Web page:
Our goal at Pension Advisors is to make sure that as our clients’ age their AdviseMe portfolio continues to be in line with their suitability. To that end we are rolling out a campaign in 2013 to contact AdviseMe participants with updated suitability questionnaires to ensure that our participants continue to be invested in the portfolio most suited to their time horizon, investment goals, risk tolerance, while taking into account their total investment picture. Our mission is to continually manage and improve AdviseMe to benefit our clients for
today and into tomorrow.

As always, we are available at any time for individual consultations and look forward to meeting with you. Please do not hesitate to contact me directly at (216) 595-0700.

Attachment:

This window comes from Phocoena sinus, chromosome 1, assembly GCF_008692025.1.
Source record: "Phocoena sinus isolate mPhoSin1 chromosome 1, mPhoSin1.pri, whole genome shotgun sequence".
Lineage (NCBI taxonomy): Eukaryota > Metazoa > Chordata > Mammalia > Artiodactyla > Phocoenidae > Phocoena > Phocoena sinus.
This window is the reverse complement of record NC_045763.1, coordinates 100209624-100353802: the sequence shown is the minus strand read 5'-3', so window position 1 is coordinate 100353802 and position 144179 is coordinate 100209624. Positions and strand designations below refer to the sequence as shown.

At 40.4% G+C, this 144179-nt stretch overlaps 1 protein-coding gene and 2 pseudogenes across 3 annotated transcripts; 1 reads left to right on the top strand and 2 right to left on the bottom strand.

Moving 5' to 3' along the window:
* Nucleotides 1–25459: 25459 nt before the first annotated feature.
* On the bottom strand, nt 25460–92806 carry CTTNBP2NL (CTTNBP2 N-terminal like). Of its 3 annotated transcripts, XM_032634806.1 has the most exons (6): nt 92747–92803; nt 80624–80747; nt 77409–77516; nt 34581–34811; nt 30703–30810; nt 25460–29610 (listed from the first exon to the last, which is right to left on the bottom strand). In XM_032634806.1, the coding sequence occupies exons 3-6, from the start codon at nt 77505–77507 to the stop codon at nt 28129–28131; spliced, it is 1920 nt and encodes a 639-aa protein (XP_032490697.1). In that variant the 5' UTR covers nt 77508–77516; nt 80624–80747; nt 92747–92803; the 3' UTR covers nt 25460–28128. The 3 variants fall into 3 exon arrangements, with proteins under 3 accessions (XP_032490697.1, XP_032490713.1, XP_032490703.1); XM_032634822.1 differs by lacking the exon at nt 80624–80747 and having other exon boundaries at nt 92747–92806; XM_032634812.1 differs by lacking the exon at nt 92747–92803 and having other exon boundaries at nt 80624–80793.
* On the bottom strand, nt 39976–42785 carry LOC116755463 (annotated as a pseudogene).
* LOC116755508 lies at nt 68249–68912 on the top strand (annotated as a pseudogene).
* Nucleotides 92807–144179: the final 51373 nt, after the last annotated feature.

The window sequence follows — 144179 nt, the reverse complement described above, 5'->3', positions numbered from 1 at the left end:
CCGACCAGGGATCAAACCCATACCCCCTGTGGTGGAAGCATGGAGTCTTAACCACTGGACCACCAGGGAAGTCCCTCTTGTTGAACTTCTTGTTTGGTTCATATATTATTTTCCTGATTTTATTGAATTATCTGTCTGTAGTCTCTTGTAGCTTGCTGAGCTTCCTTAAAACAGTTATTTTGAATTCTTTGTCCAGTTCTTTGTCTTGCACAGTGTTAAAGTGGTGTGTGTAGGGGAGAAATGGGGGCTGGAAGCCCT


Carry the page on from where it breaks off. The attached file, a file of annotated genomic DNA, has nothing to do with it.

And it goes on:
1 Markets Fluctuated on Fiscal Cliff Deadlock, By International Business Times
2 Fiscal Cliff Deal Will Raise Taxes On 77 Percent Of Americans: Tax Policy Center Analysis , By STEPHEN OHLEMACHER
3 LTRO-2 to power markets: Cheap funding for European banks from ECB may see some of the liquidity flowing to emerging markets . Business Standard.
4 In theory, quantitative easing should work in two ways. First, it injects more cash into banks, allowing them to lend more. And second, it lowers interest rates — if the Fed buys up a bunch of mortgage-backed securities, for example, that should make it cheaper to borrow money to buy a house. In practice, interest rates do drop. But it’s hard to figure out whether this translates into a boost in the actual economy. After all, low mortgage rates can only do so much if bank are scarred by the housing bubble and remain tightfisted about lending. QE3: What is quantitative easing? And will it help the economy?, by Brad Plumer
5 Economists: Housing recovery finally here, By Chris Isidore
6 U.S. Department of Labor.
7 Unemployment rate falls to lowest level since 2008m By Annalyn Kurtz
8 BTN Research.